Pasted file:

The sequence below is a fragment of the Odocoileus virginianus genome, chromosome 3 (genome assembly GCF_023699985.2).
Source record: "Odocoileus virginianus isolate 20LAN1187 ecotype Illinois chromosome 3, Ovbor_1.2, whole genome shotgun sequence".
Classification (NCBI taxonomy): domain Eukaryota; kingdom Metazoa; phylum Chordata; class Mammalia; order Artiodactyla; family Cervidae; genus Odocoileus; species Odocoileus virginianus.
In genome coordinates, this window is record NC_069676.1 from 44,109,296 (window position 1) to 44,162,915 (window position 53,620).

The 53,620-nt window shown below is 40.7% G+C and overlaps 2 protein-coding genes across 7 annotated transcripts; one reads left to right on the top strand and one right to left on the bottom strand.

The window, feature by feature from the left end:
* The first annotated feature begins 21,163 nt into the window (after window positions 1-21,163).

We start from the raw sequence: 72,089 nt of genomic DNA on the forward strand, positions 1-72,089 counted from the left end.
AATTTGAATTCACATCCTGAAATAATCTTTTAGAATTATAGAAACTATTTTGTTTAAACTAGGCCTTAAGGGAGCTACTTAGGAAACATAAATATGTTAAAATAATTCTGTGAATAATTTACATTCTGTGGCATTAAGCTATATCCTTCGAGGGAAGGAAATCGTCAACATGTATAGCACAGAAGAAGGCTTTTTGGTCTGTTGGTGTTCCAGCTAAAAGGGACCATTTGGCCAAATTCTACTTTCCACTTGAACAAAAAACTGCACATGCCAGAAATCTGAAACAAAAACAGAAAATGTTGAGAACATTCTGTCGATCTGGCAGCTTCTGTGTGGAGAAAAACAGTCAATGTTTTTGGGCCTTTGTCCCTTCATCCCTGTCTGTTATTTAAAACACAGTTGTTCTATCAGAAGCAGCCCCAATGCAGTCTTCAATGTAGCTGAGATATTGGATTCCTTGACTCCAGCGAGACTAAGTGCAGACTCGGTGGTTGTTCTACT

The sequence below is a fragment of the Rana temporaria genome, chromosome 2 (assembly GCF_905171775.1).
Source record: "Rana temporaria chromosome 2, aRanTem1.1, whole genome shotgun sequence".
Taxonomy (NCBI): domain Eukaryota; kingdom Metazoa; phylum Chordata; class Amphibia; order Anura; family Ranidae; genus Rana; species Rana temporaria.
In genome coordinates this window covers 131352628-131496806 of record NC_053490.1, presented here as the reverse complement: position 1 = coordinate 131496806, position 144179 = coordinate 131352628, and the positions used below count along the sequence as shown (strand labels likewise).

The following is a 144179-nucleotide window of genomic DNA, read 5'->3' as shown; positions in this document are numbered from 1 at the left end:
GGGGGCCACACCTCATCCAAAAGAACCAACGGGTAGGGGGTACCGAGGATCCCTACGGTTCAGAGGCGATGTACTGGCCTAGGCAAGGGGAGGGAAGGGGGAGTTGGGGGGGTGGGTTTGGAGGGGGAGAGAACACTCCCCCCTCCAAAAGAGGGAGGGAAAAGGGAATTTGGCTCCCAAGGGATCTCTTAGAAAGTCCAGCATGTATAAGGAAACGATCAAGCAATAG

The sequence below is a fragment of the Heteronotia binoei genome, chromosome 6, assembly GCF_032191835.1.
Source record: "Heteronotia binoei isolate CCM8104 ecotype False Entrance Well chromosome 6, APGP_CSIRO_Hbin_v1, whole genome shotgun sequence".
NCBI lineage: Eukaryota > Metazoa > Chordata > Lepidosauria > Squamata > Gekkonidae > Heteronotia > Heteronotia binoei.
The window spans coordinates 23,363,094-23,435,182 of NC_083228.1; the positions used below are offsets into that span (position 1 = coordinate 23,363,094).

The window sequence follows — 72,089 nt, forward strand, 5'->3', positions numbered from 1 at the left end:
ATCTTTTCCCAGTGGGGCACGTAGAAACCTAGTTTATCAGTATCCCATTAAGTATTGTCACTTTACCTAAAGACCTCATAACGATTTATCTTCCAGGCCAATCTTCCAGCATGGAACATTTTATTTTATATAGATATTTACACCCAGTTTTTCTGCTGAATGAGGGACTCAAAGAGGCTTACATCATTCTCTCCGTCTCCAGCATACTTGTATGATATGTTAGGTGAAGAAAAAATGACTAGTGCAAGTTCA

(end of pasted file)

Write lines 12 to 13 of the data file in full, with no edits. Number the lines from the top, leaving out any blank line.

Taxonomy (NCBI): domain Eukaryota; kingdom Metazoa; phylum Chordata; class Amphibia; order Anura; family Ranidae; genus Rana; species Rana temporaria.
In genome coordinates this window covers 131352628-131496806 of record NC_053490.1, presented here as the reverse complement: position 1 = coordinate 131496806, position 144179 = coordinate 131352628, and the positions used below count along the sequence as shown (strand labels likewise).